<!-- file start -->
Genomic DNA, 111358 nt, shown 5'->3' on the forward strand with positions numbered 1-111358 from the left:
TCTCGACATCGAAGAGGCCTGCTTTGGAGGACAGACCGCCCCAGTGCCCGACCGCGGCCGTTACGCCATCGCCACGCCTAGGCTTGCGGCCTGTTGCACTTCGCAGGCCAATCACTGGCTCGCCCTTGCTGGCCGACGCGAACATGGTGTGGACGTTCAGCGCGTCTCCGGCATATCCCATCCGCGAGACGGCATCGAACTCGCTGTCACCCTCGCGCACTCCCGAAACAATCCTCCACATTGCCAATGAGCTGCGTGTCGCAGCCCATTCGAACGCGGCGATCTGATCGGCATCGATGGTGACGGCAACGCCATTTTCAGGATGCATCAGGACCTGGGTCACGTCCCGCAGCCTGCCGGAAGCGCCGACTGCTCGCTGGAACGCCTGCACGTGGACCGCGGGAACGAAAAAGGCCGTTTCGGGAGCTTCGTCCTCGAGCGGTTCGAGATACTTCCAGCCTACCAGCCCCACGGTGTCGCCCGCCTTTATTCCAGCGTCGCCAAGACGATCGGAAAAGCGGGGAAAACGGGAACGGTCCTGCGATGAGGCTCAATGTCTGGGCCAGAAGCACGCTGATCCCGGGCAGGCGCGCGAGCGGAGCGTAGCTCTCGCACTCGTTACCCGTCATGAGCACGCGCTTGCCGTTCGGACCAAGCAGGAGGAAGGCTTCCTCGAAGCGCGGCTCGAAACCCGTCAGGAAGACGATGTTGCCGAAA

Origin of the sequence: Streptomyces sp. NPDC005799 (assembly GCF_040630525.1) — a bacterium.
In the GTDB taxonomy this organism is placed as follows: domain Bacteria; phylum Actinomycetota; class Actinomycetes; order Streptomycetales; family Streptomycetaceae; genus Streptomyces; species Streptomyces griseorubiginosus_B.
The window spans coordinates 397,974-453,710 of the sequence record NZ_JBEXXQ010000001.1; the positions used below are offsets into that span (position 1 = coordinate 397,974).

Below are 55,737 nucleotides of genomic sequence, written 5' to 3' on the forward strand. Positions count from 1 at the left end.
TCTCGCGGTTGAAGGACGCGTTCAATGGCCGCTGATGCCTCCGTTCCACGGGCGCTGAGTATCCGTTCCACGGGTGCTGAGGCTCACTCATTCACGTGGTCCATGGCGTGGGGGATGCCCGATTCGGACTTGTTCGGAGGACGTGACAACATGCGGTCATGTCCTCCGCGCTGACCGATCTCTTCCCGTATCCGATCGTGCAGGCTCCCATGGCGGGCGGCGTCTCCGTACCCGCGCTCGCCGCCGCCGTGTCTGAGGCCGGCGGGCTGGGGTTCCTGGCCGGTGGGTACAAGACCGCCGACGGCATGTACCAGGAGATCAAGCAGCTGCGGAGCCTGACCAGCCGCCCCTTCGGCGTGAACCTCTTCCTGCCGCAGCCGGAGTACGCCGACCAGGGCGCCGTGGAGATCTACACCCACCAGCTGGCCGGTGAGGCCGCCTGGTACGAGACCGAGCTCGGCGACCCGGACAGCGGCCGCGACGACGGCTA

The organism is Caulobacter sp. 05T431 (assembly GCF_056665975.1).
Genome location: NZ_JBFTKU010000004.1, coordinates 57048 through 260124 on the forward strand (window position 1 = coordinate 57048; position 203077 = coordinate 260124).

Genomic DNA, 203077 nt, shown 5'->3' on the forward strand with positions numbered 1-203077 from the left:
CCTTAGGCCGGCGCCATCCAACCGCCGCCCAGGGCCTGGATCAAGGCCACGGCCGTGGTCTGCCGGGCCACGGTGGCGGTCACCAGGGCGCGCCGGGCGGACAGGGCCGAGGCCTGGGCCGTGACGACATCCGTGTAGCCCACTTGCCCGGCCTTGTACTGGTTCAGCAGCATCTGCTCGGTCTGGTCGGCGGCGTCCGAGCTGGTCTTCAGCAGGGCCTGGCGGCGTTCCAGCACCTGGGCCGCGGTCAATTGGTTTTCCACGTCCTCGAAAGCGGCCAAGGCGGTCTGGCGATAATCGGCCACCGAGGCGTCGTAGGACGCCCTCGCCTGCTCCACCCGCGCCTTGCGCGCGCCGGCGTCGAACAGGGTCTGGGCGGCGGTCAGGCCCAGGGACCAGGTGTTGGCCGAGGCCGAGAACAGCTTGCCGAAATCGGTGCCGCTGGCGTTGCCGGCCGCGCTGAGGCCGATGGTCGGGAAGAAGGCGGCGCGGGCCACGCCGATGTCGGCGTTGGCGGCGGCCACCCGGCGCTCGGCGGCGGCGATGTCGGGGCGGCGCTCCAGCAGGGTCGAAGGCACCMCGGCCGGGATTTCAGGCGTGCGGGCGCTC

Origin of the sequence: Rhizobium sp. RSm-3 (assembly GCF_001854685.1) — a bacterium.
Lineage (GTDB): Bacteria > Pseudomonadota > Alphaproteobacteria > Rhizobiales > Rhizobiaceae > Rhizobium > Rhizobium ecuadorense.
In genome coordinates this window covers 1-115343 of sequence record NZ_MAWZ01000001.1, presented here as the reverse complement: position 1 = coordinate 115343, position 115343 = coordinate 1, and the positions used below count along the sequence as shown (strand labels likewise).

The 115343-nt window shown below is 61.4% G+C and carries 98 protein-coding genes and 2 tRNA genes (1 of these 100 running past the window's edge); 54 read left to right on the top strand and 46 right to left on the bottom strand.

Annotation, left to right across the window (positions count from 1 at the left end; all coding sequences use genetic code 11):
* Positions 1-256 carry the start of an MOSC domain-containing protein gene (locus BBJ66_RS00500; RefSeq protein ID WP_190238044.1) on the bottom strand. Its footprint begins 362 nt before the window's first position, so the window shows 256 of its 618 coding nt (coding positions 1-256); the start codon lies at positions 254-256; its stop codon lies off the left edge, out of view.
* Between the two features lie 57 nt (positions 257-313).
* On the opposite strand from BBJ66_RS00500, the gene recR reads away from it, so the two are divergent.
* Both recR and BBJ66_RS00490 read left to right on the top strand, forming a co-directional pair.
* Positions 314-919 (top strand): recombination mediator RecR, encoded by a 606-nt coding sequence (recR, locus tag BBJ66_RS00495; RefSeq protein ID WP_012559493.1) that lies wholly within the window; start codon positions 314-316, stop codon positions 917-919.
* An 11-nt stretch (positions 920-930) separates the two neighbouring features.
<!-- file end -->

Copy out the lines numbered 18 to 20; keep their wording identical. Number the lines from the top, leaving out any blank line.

* Between the two features lie 57 nt (positions 257-313).
* On the opposite strand from BBJ66_RS00500, the gene recR reads away from it, so the two are divergent.
* Both recR and BBJ66_RS00490 read left to right on the top strand, forming a co-directional pair.